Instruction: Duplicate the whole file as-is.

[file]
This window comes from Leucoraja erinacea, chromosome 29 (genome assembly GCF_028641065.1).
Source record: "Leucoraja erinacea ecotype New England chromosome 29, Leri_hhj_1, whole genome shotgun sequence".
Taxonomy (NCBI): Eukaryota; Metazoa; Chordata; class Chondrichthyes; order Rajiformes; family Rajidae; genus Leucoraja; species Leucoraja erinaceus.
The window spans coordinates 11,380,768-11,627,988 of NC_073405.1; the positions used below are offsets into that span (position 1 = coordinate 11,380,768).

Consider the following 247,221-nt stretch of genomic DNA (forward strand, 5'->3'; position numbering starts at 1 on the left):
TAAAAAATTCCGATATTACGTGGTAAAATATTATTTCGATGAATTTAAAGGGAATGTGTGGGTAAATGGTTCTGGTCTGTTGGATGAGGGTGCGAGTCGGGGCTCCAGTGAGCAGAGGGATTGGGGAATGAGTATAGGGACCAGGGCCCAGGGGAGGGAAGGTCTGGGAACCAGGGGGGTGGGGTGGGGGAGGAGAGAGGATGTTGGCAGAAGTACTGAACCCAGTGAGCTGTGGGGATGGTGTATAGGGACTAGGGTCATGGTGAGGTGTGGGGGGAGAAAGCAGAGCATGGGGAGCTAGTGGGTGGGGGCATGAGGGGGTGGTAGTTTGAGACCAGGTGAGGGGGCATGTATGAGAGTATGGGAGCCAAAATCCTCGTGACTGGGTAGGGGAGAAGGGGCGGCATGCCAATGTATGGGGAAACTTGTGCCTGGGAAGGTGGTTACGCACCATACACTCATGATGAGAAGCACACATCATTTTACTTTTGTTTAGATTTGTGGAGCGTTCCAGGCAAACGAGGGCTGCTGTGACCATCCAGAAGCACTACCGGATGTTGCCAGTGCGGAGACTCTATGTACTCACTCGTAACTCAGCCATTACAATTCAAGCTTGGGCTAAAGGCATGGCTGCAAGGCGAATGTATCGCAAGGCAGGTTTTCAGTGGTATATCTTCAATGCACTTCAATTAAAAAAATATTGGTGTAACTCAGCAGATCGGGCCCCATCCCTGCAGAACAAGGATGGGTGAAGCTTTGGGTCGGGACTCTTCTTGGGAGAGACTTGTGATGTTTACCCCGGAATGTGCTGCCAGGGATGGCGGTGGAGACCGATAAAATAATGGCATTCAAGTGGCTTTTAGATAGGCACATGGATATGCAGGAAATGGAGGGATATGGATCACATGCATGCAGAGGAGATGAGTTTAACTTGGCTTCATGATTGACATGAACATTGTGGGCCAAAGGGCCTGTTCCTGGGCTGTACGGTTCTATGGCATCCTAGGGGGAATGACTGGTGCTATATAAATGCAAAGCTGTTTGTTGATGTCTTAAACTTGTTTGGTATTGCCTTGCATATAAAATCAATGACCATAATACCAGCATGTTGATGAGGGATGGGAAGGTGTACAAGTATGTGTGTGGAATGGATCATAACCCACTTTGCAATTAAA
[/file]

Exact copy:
This window comes from Leucoraja erinacea, chromosome 29 (genome assembly GCF_028641065.1).
Source record: "Leucoraja erinacea ecotype New England chromosome 29, Leri_hhj_1, whole genome shotgun sequence".
Taxonomy (NCBI): Eukaryota; Metazoa; Chordata; class Chondrichthyes; order Rajiformes; family Rajidae; genus Leucoraja; species Leucoraja erinaceus.
The window spans coordinates 11,380,768-11,627,988 of NC_073405.1; the positions used below are offsets into that span (position 1 = coordinate 11,380,768).

Consider the following 247,221-nt stretch of genomic DNA (forward strand, 5'->3'; position numbering starts at 1 on the left):
TAAAAAATTCCGATATTACGTGGTAAAATATTATTTCGATGAATTTAAAGGGAATGTGTGGGTAAATGGTTCTGGTCTGTTGGATGAGGGTGCGAGTCGGGGCTCCAGTGAGCAGAGGGATTGGGGAATGAGTATAGGGACCAGGGCCCAGGGGAGGGAAGGTCTGGGAACCAGGGGGGTGGGGTGGGGGAGGAGAGAGGATGTTGGCAGAAGTACTGAACCCAGTGAGCTGTGGGGATGGTGTATAGGGACTAGGGTCATGGTGAGGTGTGGGGGGAGAAAGCAGAGCATGGGGAGCTAGTGGGTGGGGGCATGAGGGGGTGGTAGTTTGAGACCAGGTGAGGGGGCATGTATGAGAGTATGGGAGCCAAAATCCTCGTGACTGGGTAGGGGAGAAGGGGCGGCATGCCAATGTATGGGGAAACTTGTGCCTGGGAAGGTGGTTACGCACCATACACTCATGATGAGAAGCACACATCATTTTACTTTTGTTTAGATTTGTGGAGCGTTCCAGGCAAACGAGGGCTGCTGTGACCATCCAGAAGCACTACCGGATGTTGCCAGTGCGGAGACTCTATGTACTCACTCGTAACTCAGCCATTACAATTCAAGCTTGGGCTAAAGGCATGGCTGCAAGGCGAATGTATCGCAAGGCAGGTTTTCAGTGGTATATCTTCAATGCACTTCAATTAAAAAAATATTGGTGTAACTCAGCAGATCGGGCCCCATCCCTGCAGAACAAGGATGGGTGAAGCTTTGGGTCGGGACTCTTCTTGGGAGAGACTTGTGATGTTTACCCCGGAATGTGCTGCCAGGGATGGCGGTGGAGACCGATAAAATAATGGCATTCAAGTGGCTTTTAGATAGGCACATGGATATGCAGGAAATGGAGGGATATGGATCACATGCATGCAGAGGAGATGAGTTTAACTTGGCTTCATGATTGACATGAACATTGTGGGCCAAAGGGCCTGTTCCTGGGCTGTACGGTTCTATGGCATCCTAGGGGGAATGACTGGTGCTATATAAATGCAAAGCTGTTTGTTGATGTCTTAAACTTGTTTGGTATTGCCTTGCATATAAAATCAATGACCATAATACCAGCATGTTGATGAGGGATGGGAAGGTGTACAAGTATGTGTGTGGAATGGATCATAACCCACTTTGCAATTAAA